Opposition vows to block reforms

Opposition vows to block reforms

Staff Reporter

MASERU

THE opposition says it will aggressively oppose all reforms until the government fires Lieutenant General Tlali Kamoli.

The hardline stance comes a few days after talks between the government and the opposition collapsed over Lieutenant General Kamoli.

The talks were meant to pave way for the return of the three opposition leaders who fled the country last year after alleging their lives were in danger.

The negotiating teams however failed reach common ground over how the Lieutenant General Kamoli issue should be treated.

The opposition stood steadfast on its demand that Lieutenant General Kamoli should be fired before the leaders come back.

The government remained unwavering insisting that the leaders should come home first so the issue of Kamoli’s removal can be discussed in a broader meeting.

Now the opposition says following the failure of the talks it will seek to block all reforms the government will propose.

The government is currently working on constitutional, security sector, electoral and public sector reforms. The coalition government wants the opposition’s buy-in and contribution to give the reforms legitimacy.

Some of the reforms especially those relating to constitutional amendments require a two-thirds majority in parliament which the government does not have.

Joang Molapo, deputy leader of the Basotho National Party (BNP), told thepost that with the talks now dead the opposition will not be cooperating with the government.

“Now that the talks have collapsed we, as the opposition, are not going to participate in the reforms suggested,” Molapo said.

“We will not be part of the security, constitutional, electoral and public service reforms. We are not even going to participate in the tour to Kenya.”

The government has been busy putting together a team that includes opposition members for a study tour to understand how Kenya implemented its constitutional reforms.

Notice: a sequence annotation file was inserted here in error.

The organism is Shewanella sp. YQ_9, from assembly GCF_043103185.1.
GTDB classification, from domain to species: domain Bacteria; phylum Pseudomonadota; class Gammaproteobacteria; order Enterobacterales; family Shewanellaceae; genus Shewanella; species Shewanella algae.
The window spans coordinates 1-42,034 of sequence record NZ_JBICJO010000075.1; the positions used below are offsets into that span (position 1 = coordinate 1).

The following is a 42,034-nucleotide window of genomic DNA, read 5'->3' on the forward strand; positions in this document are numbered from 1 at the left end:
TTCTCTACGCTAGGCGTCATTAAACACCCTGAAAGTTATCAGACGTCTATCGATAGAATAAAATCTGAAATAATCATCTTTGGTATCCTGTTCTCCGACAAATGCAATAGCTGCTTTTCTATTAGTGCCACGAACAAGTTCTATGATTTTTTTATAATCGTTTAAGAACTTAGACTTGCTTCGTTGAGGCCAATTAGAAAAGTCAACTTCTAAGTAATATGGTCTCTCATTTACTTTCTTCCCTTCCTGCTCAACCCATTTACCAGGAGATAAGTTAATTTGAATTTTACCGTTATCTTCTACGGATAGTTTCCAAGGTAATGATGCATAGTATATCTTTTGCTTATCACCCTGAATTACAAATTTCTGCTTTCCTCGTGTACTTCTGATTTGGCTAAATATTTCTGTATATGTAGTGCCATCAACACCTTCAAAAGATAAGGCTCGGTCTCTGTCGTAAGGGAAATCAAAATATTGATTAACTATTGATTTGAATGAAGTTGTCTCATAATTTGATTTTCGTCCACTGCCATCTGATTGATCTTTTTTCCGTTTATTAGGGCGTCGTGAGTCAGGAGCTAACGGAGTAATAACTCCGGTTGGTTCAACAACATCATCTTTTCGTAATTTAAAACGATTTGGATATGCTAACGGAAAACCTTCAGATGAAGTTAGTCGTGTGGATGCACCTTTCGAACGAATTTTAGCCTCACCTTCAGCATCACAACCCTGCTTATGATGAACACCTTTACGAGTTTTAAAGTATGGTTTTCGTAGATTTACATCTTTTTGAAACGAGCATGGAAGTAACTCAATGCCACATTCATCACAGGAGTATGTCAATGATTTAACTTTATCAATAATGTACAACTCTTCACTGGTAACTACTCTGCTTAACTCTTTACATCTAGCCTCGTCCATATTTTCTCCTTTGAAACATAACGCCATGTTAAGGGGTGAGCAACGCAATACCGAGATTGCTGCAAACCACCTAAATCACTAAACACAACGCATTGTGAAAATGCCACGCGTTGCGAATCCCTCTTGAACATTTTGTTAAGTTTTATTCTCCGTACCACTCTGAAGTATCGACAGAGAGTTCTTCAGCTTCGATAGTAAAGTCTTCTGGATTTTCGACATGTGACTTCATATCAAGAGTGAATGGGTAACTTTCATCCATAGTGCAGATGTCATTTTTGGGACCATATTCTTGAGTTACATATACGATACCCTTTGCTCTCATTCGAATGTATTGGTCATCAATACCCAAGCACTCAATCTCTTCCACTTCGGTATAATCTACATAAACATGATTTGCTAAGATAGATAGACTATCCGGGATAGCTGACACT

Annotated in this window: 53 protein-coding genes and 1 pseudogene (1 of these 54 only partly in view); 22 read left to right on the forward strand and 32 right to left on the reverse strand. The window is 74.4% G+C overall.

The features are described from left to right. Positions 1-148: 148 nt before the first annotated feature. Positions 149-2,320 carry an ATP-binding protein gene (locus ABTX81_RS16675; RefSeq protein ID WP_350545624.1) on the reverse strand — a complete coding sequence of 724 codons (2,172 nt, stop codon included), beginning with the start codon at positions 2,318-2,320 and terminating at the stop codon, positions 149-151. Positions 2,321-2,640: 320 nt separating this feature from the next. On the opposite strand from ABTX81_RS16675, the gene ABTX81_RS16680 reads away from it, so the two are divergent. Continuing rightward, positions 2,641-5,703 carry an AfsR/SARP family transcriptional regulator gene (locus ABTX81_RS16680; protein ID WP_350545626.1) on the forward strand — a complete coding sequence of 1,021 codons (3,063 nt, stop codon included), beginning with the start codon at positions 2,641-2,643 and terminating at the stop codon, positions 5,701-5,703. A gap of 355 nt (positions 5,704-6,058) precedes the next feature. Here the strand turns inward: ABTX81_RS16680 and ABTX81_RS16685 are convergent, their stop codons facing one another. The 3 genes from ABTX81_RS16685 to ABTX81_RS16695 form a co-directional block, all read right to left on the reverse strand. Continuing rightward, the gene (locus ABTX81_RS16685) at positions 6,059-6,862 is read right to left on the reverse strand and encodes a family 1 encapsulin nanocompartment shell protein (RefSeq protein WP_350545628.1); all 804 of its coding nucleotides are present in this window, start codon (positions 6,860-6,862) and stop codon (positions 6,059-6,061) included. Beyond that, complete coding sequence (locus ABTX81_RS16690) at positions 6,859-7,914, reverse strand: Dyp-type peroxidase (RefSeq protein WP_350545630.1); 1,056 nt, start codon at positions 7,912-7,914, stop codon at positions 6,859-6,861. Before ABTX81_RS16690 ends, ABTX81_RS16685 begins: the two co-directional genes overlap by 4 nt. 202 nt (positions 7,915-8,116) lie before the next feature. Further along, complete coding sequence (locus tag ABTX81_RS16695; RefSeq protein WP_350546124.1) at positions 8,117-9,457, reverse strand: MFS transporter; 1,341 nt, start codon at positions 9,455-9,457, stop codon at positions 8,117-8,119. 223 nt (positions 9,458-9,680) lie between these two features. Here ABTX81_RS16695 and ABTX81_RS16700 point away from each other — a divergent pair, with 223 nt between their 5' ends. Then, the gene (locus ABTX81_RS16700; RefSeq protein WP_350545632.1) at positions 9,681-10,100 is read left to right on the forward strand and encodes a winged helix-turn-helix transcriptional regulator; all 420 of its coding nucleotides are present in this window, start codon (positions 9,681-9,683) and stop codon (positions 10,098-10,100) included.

“What we are going to do is to vigorously fight all the reforms they will suggest. We will vehemently oppose them,” Molapo said.

“If they start pushing for a referendum on some of the reforms they will find us ready. The referendum will be turned into a political campaign and the government is going to lose the battle.”

“There is no way the people are going to support reforms the government has designed on its own without the contribution of the opposition.”

Molapo also said the opposition did not see the need to compromise because Kamoli’s removal is “a black and white issue”.

“We cannot be talking about the degree to which something is wrong or right. The other side is blatantly wrong on this one. They don’t have a credible argument with which to support their position on Kamoli.”

Molapo said the opposition believes the Sadc Double Troika Summit and the visit by South Africa’s President Jacob Zuma in the next two weeks are likely to pressure the government to come back to the negotiating table.

“Short of a local and regional push the government is not going to move on the Kamoli issue. And this is where Sadc comes in.”

A threat of sanctions is the only thing that will force the government to negotiate.

“We believe the government will only move when sanctions are on the table. Only when the region puts sanctions on the table will the government start making real concessions that will get the talks going again.”

Communications Minister Khotso Letsatsi said the government does not believe the talks have collapsed.

“I don’t know what they mean when they say the talks have collapsed. We are willing to talk to them. We have been willing to talk to them,” Letsatsi said.

The minister accused the opposition of shifting goal posts.

The government, he said, had bent backwards to give former Prime Minister Thomas Thabane police bodyguards after he rejected military protection.

“After that they asked what happens to the security of the other leaders and we said its fine we can also give them the police. Now they are going up with other issues they did not even raise from the start”.

“We need to separate the issues. We are talking about the return of their leaders back home and not the dismissal of people. That has to be made clear,” he said.

“The threats they are making do not even come in because the talks have not collapsed. We are still willing to talk to them. We have not refused to talk to them”.

 

 

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